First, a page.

4. I had all my reviews, about 30 five star and 2 four star reviews, vanish from google after I listened to their sales pitch about why PPC would be good for my business. This was a thing they did over the phone where you shared a screen via something similar to TeamViewer. After a bit over an hour long presentation I said I was only interested in organic listings. A week later all my reviews vanished. Now I do screen captures. And I avoid companies that want to contact me about advertising with them. Whether it be Angie’s List or Yelp. Keep in mind Yelp was caught black mailing businesses a few years back. None of these companies, Yahoo included, should be trusted with your reviews…

  5. Yelp ruins peoples livelyhood

    Yelp ruins peoples reputation

    And you people support this company?

    Maybe one day if you have your own buisness and Yelp is unfair to you, then you’ll understand?

    YelpIsEvil.BlogSpot.Com

  6. I have found in dealing with my local clients that having a broad reviews approach seems to be a better strategy than trying to get all their reviews in one place like Yelp or Google+ for example. Having your reviews spread out amongst several sources offers a little more security in that they can’t all come down or be filtered at once.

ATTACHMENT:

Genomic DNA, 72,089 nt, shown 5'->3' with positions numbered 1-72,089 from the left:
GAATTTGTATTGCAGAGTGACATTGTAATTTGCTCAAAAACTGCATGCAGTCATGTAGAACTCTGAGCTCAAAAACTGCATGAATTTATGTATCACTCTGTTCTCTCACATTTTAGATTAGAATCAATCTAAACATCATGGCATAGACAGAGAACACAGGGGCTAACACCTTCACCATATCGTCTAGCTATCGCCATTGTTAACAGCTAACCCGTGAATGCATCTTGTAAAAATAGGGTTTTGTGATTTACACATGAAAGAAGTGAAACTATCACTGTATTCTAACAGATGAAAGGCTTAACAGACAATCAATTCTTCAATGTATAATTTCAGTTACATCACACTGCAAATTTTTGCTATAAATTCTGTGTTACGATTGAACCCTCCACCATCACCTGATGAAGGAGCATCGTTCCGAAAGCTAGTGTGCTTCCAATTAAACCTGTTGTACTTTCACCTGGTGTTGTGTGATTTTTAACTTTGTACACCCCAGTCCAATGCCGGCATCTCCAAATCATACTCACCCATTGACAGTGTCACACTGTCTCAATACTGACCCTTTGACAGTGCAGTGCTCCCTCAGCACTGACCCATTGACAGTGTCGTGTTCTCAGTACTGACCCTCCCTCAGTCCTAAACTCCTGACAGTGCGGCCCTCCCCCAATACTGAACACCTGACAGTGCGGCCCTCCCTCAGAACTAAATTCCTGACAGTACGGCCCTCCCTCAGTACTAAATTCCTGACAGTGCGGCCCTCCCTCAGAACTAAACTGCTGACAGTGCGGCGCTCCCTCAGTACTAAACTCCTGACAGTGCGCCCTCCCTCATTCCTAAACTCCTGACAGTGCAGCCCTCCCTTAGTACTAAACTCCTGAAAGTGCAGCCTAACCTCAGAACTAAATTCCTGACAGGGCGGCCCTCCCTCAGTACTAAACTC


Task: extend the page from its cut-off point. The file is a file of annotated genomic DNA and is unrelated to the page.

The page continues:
I’ve also found many clients voice frustration when they know a review has been left for them (yelp is guilty of this) but then the review get’s filtered for whatever reason. As a small business owner it’s really tough to get the reviews without asking people for them and if it’s something your customer has to signup for…. Good Luck, they just don’t do it, even after exceptional service reviews are hard-earned.

  7. Yet one more head-scratching decision made by Yahoo. If they wanted to outsource their review platform to Yelp, why scrap all of the data in your own system? As a small business that chooses not to do business with Yelp because of their horrible reputation for being untrustworthy and difficult to work with, and for our own experiences with their irritating filtered reviews, we’ll have to encourage our customers to post feedback to other review sites and search engines now. Necessary evil or not, Yelp is not a platform we feel comfortable using and we discourage people from using it as a “trusted source”.